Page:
Review of the new Mew album +-, out today on Play it again Sam Records.

PIAS – Play It Again Sam




It’s a long time, six years. And an extended gap of this kind has the tendency to either raise expectations above what could be called reasonable, or erase any criticism due to gratitude that at least there is another album. This may be especially true with the new Mew album, as Johan Wohlert has returned to join up once again with Jonas Bjerre, Bo Madsen, and Silas Graae. For “frengers,” as the devoted fans of the band are called, April 27 is going to be a great day, when the new album, +-, or plusminus, is released.

Mew is one of those bands, that as Johan Wohlert said, you either really love or you don’t. That may be, but don’t pick sides just yet. Their newest album, +-, is as good as place as any to start, if you’re unfamiliar with their music. It may not be as overtly experimental as the last album, 2009’s No More Stories… or as timelessly spirited as 2003’s Frengers, but +- is a portrait of a band who has well-practiced pop muscles to flex. And the return of Johan seems to have given a steadying presence to the progressive rock effusions. Could the music be slightly less obvious when it builds and swells? Possibly, but it’s a well-crafted example of the emotional orchestral verve of the band. Harking back to the heady days of Genesis, before the pop charts and faxed divorces, and Yes, before Jon Anderson lost his voice, it’s a classically organized tug at the emotions. The worldwide fan base of “frengers” is in a slight frenzy, so see where all the love comes from.

Satellites, the opening track, is a graceful arpeggio which expands as the swirling strings begin. Almost like the grander moments of Coldplay, but the voice of Jonas Bjerre goes far beyond any casual pop melody line. Then follows the explosion of sound, that mix of guitar and rhythm and intertwining of different lines, an uplifting chorus which moves into a dynamic beat-driven guitar line pulling us along. Bjerre’s voice balances between strength and delicacy.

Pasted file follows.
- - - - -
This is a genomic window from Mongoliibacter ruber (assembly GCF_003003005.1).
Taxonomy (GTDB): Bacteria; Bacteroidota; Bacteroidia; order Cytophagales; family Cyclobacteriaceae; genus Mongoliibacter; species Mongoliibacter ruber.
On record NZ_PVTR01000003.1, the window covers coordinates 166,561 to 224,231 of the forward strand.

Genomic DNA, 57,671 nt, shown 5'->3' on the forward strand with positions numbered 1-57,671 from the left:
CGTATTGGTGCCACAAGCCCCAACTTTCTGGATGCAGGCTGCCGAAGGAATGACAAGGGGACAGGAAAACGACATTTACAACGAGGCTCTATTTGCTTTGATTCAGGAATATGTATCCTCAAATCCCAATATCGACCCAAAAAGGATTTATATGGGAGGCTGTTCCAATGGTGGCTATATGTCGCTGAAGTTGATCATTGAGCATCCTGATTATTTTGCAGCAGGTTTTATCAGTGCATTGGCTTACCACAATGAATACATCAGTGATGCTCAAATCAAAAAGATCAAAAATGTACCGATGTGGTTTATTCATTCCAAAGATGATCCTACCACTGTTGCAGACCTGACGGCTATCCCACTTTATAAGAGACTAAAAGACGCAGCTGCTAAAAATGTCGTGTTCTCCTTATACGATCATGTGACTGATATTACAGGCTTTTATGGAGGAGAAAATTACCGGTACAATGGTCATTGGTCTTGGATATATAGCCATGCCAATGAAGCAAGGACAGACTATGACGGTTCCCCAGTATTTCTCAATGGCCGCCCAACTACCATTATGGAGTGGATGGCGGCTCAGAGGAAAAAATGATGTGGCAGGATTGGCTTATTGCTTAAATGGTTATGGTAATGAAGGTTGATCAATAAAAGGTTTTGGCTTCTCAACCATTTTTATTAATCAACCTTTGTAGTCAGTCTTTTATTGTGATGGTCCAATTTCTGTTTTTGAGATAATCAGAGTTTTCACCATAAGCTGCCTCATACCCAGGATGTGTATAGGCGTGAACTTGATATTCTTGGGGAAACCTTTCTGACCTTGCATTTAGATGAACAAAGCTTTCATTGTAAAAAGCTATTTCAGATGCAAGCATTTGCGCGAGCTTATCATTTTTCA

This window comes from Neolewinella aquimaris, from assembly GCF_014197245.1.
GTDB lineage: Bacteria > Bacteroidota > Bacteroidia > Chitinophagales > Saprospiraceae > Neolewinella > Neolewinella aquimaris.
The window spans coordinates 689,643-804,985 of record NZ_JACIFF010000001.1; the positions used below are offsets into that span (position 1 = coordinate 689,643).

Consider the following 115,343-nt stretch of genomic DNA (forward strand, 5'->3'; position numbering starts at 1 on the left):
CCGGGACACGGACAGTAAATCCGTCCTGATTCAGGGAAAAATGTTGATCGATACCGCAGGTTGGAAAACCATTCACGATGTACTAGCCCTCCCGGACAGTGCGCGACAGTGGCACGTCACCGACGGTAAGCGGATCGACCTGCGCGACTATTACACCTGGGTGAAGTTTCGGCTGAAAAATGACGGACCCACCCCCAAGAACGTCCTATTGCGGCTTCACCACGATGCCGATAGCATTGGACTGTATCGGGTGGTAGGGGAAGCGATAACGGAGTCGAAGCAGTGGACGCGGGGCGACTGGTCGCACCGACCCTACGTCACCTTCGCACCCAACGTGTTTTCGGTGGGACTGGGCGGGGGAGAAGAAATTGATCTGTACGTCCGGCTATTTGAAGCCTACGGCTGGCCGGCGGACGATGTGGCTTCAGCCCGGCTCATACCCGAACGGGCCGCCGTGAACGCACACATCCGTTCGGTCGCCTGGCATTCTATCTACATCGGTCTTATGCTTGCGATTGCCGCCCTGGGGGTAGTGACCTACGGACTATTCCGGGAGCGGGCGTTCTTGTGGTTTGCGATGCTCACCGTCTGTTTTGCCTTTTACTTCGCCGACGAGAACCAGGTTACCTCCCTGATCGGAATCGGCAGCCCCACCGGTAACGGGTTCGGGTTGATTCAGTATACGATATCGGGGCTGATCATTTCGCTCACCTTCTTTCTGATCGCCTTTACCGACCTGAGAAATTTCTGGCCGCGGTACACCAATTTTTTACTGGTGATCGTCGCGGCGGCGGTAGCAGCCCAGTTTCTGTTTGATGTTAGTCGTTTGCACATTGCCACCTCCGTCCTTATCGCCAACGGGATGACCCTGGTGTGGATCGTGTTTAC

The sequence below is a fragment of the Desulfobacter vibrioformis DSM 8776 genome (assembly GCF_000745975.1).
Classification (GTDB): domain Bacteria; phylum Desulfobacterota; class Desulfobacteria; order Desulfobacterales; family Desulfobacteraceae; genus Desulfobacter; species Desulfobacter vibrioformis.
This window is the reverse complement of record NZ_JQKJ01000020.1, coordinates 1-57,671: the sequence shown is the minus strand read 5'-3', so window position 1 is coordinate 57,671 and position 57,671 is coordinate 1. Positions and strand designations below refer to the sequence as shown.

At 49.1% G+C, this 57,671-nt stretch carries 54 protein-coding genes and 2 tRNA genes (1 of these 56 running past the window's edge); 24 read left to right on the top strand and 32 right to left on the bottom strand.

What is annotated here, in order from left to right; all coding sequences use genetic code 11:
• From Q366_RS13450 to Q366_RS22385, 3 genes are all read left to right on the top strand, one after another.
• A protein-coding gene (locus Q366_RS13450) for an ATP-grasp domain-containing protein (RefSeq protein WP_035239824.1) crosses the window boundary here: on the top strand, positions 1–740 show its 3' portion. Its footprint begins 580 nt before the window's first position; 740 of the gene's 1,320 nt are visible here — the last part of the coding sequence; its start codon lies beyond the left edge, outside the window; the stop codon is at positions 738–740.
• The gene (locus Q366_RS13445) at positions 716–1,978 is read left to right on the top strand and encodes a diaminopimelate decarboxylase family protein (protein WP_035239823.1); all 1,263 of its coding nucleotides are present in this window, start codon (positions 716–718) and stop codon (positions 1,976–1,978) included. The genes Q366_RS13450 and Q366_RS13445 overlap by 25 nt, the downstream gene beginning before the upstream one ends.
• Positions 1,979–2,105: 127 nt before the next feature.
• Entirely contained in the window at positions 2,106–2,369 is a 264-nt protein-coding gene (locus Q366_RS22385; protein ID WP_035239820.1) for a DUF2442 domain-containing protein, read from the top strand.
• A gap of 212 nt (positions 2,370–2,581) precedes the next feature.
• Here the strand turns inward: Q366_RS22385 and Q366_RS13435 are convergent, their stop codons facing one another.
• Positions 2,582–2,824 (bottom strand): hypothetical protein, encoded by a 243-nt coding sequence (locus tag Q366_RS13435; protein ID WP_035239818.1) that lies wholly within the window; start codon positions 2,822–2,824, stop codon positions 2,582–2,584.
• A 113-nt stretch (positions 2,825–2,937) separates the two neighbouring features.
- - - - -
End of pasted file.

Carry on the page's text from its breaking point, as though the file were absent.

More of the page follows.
There is a seamless synergy between the four musicians, and Witness comes out of the box fighting, the drums pummeling us. It’s feisty and combative, with the classic chorus.

The Night Believer has a synth and piano intro swirling into acoustic guitar, the voice recorded so close it’s though you’re sitting next to the singer. More sparse until the drums introduce the chorus which is another instantly memorable pop nugget.

Making Friends feels like a defiant secret. “No way I’ll say I’ll fit in because I live here now.” The cinematic switch in the song lifts it above standard melancholy.

Clinging to a Bad Dream has poly rhythms and another big chorus, until electronica wins over before moving on to a driving pulse. Whether the energy of the beat is due to the return of Johan Wohlert is uncertain but the bass line keeps the songs floating on an ocean wave of movement.

The band feels free enough to go from idea to idea in their songs, which some might say dilutes the focus. But it’s a classical idea, different movements and sections, with moods and motifs that hark back to an earlier part. Whether it works as well as it could thematically for some of the songs is debatable.

My Complications, with guest artist Bloc Party guitarist Russell Lissack, shows off a treble lead of guitar notes that turns into big drums and piano. It’s a song that hints more at a heavy rock inspiration than the other ones. The water drop synth sounds punctuate the ends of the lines in the chorus before moving into a metal-inflected line. Yet, there’s something earnest and vulnerable about this song. And when the vocals move into the high registers, the song has mind-expanding qualities like some Tibetan bell sound.

Water Slides leans towards electronica. The bass sound is beautiful and warm, the opposite end of the spectrum of the ethereal vocals. A wintry chorus feels cold yet clear.

Rows is possibly one of the best tracks on the album. More experimental to begin with, with the echoing guitar note, they sing, “Anything you can wish for you can do,” and it all seems possible. Mew are very good at the chorus. Maybe the song is a little too constructed, too designed to hit the heart strings like the music to the big moments in a film. It doesn’t matter. That rough guitar and the plaintive piano notes trying to break through the wall of fuzzed chords just has a certain sadness to it.

Mew go their own way, and that’s a good thing. It will be interesting to see what they do with the album when they play live, and where it will all lead for the next release, because the newly reunited foursome are clearly not finished treading their particular musical path.

Alice Severin

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